Bring it, little Witch
I personally like the family theme. Family is important in my life. It has been a constant which I’m very grateful for. Especially since I know that so many people in the world have lost their (sense of) family because of a myriad of reasons.
The setup done in the prologue for The Witch from Mercury has me peeked for a story that deals with these real-life problems. If done well, it can teach us as viewers how to deal with grief and even provide healing if the writers chose to incorporate it. Let’s hope the magic of The Witch from Mercury is as captivating as the prologue.
As you probably can tell I’m very much looking forward to seeing the new Gundam show. Which is a stark contrast to my feelings before watching the prologue. I’m hoping that all the emotional beats of the prologue return and that our Witch finds what she is looking for. That would really make it a satisfying viewing experience.
I recently finished the Witcher season 2. Because my Witcher lore knowledge is limited I had questions. Questions regarding characters and events depicted in the show. So I did some research and quickly stumbled upon a video aptly titled: The Witcher Season 2: Is it really the Witcher? So outside of a few events in episode 1 the rest is all new. Or at the very least reimagined. Newly created stories and events that never happened in the books or video games. This discrepancy is a problem for long time franchise fans as well as for new fans exploring the dark fantasy world of The Witcher. Not only has the show continuity issues with the rest of the canon; its tone is also different from the original work. If I was a cynical drinking man, I would tell also tell you about THE MESSAGE1 but that’s not the subject of today’s piece. Today I’m talking about adaptations and the problems with canon.
Is it canon?
Canon or the material officially accepted as part of the story seems to be lost when translating or remaking a piece of media to “the modern standard.” Or whatever people say to justify decisions made to alter tone and story to please the viewers. In our current era, the owner of the i.p. holds the prerogative to make said decisions. So W.B. (now part of Discovery) and the Big Mouse (A.K.A Disney) are the ones who decide what is part of the main narrative and what is not.2
When it’s clear from the start what is canon or not makes it a lot easier for the fans to understand what media they’re consuming. But in our current era of adaptating properties that have been around for decades this poses a problem. If you take a piece of media, say an anime created 24 years ago, and do a live action remake there will be problems. Not only do I think that a near-media adaptation is silly; it could very well be that the original show commented on social issues which are not relevant anymore. So what kind of story do you want to tell that is not a straight copy of the original, but also one that does not alienate the fanbase.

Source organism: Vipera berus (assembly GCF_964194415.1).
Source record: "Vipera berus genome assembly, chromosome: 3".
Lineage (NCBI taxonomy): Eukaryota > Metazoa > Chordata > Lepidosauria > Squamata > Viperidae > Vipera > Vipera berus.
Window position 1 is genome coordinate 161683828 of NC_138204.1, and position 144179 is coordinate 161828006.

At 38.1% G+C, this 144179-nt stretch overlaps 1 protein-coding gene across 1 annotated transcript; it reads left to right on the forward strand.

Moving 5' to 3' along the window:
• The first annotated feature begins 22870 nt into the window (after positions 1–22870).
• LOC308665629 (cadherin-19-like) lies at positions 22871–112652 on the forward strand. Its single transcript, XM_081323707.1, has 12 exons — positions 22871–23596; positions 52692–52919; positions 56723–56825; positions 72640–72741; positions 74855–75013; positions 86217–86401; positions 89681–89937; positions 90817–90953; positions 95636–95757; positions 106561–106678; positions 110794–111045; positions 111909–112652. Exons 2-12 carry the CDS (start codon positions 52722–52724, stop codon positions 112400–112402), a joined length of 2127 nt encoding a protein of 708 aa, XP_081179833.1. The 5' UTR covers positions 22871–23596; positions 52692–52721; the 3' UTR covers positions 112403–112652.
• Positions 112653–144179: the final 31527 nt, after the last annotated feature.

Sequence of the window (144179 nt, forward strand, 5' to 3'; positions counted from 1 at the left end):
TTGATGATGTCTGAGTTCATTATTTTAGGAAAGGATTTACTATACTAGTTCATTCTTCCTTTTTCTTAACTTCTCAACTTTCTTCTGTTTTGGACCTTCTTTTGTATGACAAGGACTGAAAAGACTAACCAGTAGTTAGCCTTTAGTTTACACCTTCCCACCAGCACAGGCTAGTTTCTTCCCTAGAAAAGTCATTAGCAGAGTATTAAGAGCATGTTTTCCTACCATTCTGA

Big Bad problems
My personal answer would be to think twice about adopting a show and asking what a retelling would add to the canon. But I’m not the one receiving a big bag of cash with an explicit wish to have my i.p brought to a large audience.
So that leaves us with the show creators and their eagerness to work on a property. And to these people there is only one thing that they’ll probably keep in mind: It’s never good enough for the fans. Even if they get free reign to bring their vision to the screen there is a fine line to walk. You have likely lost before you’ve even started the battle. I can appreciate bold decisions when adaptations are made; but I question the choice to insert a big bad as a narrative tool.
Examples of this are the adaptations of the Cowboy Bebop and The Witcher series. Where the name of the game is to put a big bad front and center. I can understand the decision to do so. It’s easier for the audience to understand what’s going on if the narrative is pushed by a big bad. But in both cases it’s absolutely not working, I’m not sure about The Witcher canon but I can definitely say that for Cowboy Bebop the big bad is not important. We see that characters overcome difficulties to (perhaps) learn something about themselves and grow as a character. But that growth can come from trying to help your indebted ex-girlfriend3 or from finally burying a resurrected monster baby.4 You do not need a mastermind that instigated these events.5
The power of transmedia
You’ve probably heard of cross-media storytelling. This is in short: telling the same story on different media platforms. It’s a big part of our current (visual) media landscape. It has the benefit of bringing a fanbase over to your platform by retelling a familiar story.